For twenty years, the Pluralism Project has followed the development of America’s fast-changing religious landscape and studied new forms of civic and interfaith relationships. The events of 9/11 demonstrated the importance of interfaith groups already formed; in the ensuing decade we have witnessed the growth of hundreds of new interfaith initiatives. Given this rapid expansion, what we might describe as the “interfaith infrastructure” is emerging in real-time, providing an innovative context for the kind of engagement we describe as “pluralism.”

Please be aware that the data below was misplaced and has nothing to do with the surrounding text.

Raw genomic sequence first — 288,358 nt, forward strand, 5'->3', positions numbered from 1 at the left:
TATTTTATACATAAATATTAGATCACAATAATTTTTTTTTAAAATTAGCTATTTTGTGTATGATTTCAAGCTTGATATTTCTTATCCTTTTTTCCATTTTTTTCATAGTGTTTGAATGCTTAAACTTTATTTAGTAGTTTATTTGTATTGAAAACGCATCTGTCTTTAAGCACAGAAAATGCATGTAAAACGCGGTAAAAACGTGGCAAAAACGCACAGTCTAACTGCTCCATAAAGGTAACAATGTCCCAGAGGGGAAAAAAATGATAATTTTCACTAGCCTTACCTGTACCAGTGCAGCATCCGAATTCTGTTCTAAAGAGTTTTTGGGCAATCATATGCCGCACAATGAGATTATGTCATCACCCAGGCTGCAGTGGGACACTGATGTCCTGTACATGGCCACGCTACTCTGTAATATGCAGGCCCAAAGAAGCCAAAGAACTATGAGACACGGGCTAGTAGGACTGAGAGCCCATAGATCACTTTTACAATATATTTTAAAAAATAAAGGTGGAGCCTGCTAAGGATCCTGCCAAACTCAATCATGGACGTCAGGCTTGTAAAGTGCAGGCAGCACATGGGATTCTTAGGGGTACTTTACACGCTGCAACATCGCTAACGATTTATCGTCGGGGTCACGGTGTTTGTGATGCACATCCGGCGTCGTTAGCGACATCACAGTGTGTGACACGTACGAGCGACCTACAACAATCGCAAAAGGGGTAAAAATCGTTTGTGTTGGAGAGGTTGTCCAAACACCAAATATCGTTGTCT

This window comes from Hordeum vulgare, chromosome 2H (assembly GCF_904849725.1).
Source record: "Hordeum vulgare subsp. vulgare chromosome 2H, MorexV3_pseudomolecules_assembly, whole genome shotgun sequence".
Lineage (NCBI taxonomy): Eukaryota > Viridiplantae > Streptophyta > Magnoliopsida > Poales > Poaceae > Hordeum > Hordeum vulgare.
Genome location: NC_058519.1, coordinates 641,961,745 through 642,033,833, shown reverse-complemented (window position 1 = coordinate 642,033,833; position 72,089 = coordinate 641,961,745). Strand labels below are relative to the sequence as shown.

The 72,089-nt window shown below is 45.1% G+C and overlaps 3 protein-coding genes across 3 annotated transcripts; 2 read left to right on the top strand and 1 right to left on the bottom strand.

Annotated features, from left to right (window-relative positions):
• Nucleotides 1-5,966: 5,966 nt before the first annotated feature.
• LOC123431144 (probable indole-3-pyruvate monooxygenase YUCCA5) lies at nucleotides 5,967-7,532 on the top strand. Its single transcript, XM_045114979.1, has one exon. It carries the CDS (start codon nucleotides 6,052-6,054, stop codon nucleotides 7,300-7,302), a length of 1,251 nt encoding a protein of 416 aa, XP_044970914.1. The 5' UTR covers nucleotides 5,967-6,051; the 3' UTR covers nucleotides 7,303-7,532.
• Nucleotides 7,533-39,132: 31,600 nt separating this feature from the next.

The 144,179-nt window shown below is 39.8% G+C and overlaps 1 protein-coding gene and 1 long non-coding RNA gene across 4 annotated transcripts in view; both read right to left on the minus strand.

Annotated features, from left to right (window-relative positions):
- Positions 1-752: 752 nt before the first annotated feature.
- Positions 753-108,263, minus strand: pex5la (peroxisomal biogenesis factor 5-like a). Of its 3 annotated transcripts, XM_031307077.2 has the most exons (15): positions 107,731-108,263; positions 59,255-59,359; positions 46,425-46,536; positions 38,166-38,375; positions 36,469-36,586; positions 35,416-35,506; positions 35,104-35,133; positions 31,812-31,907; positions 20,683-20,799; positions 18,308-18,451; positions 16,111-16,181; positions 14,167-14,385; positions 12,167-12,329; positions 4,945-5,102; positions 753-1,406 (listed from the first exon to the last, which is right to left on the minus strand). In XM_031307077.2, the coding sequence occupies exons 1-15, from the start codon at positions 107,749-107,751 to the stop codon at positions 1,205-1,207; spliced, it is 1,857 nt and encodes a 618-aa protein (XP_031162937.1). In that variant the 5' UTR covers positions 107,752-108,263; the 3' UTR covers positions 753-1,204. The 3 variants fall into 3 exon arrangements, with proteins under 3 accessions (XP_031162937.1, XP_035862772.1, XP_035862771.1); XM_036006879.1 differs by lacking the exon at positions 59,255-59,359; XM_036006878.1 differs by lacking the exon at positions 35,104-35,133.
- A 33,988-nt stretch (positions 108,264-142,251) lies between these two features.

In 2011, we embarked on a pilot study, funded by the Arthur Vining Davis Foundations, to look closely at interfaith efforts in twenty cities across the United States. Read the full pilot report here. In the years since the initial pilot, we have continued to work towards our larger goal—to document and resource the interfaith movement in America—by adding additional promising practices, leadership profiles, and case studies.